Brown and Bierman both went into Monday expecting to be taken and watched the draft tracker anxiously with family in friends at their homes to visit. Brown, who was taken No. 79 overall, became the highest drafted Indiana pitcher since 2009 when right-hander Eric Arnett and left-hander Matt Bashore were taken in the first round.
“Coming into today, I was told to expect to be taken between the second and fourth round,” Brown said. “Early third is kind of right in the middle of that, so I guess they were spot on. Was sitting there at the end of the second round, being a little anxious, but my draft advisor told me to keep an eye on the Rockies’ pick. It seemed like they were pretty interested. … There was a lot of excitement and also a little bit of relief to have that off the shoulders now.”
Brown always seemed to be the most obvious MLB target among the pitchers. At 6-foot-6, he has the most projectable frame, and he was also the best of the group at missing bats. His fastball hits the high-90s and he has a slider and a curveball he can throw into the mix. He finished ninth in the Big Ten in ERA (3.39), fifth in strikeouts (97) and first in opponent’s batting average (.164).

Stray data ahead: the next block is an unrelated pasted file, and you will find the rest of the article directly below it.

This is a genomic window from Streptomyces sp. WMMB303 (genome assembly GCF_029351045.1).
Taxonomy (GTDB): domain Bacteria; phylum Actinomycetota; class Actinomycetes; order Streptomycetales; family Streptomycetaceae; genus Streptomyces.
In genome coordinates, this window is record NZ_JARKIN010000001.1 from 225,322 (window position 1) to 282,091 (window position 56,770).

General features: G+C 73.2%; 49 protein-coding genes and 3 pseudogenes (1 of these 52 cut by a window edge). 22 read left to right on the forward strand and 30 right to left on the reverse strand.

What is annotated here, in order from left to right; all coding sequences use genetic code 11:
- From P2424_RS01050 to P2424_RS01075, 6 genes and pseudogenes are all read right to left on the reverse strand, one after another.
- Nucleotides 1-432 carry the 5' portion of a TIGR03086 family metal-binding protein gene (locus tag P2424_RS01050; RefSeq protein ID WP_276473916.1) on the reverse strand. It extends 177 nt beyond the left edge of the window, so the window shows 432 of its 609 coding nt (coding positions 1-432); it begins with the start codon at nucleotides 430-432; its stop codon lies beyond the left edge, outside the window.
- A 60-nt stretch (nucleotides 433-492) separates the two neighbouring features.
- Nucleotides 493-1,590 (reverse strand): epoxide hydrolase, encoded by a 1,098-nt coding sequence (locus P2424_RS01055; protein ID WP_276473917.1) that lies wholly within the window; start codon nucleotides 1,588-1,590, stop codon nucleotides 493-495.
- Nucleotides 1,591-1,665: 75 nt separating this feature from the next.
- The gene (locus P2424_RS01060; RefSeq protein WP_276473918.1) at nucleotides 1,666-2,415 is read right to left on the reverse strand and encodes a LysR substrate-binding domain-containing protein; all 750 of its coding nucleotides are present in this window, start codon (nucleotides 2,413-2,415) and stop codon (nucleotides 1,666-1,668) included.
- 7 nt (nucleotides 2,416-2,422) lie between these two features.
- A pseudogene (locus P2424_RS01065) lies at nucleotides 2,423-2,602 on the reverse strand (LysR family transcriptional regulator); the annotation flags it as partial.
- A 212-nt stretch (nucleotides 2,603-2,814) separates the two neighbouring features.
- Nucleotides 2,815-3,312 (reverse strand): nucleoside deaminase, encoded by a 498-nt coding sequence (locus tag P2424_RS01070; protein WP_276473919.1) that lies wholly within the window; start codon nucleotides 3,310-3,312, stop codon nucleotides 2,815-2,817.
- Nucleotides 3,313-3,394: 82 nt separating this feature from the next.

“McCade had so much potential,” Bierman said. “I had a lot of confidence in McCade. I told him, ‘You’re literally the big dog. You’re going to be big time one day.’ He took that and ran with it and I’m proud of him.”
At 6-2 with velocity in the low 90s, Bierman didn’t have quite Brown’s measurables, but he can throw four pitches for strikes and arguably had the most professional approach of any of Indiana’s hurlers. He finished second in the Big Ten with a 2.68 ERA and 11th in the league in strikeouts with 80. That caught the eye of the Marlins, who were one of the teams that sent scouts to the Kernel Collegiate League and stuck with Bierman throughout the summer and into the spring season.
“They just told me I’m a special kid,” Bierman said. “I’m here to prove that I’m what they want. I learned a lot in three years at Indiana. Just to learn how to pitch and to be a dog. To be 100 percent in, to be competitive, to learn 10 times more than I did from high school.”
Litwicki was drafted in spite of losing the 2018 season and some of 2019 to Tommy John surgery and pitching a combined 31 1/3 innings in his career. Sommer, the Hoosiers’ Friday night starter, had late season struggles but still struck out 85 batters and won six games.
Now all four get to move on to professional baseball. The path is somewhat different than it was before COVID, as minor league baseball has been restructured with fewer teams and a later draft that means a shorter first professional season. But they will be rooting each other on as they each begin.
“They’re competitive, they’re dogs on the mound,” Bierman said. “They have what it takes, 100 percent. I think they know that, 100 percent, truly. I love them so much and I couldn’t thank them enough for all the things we’ve been though.”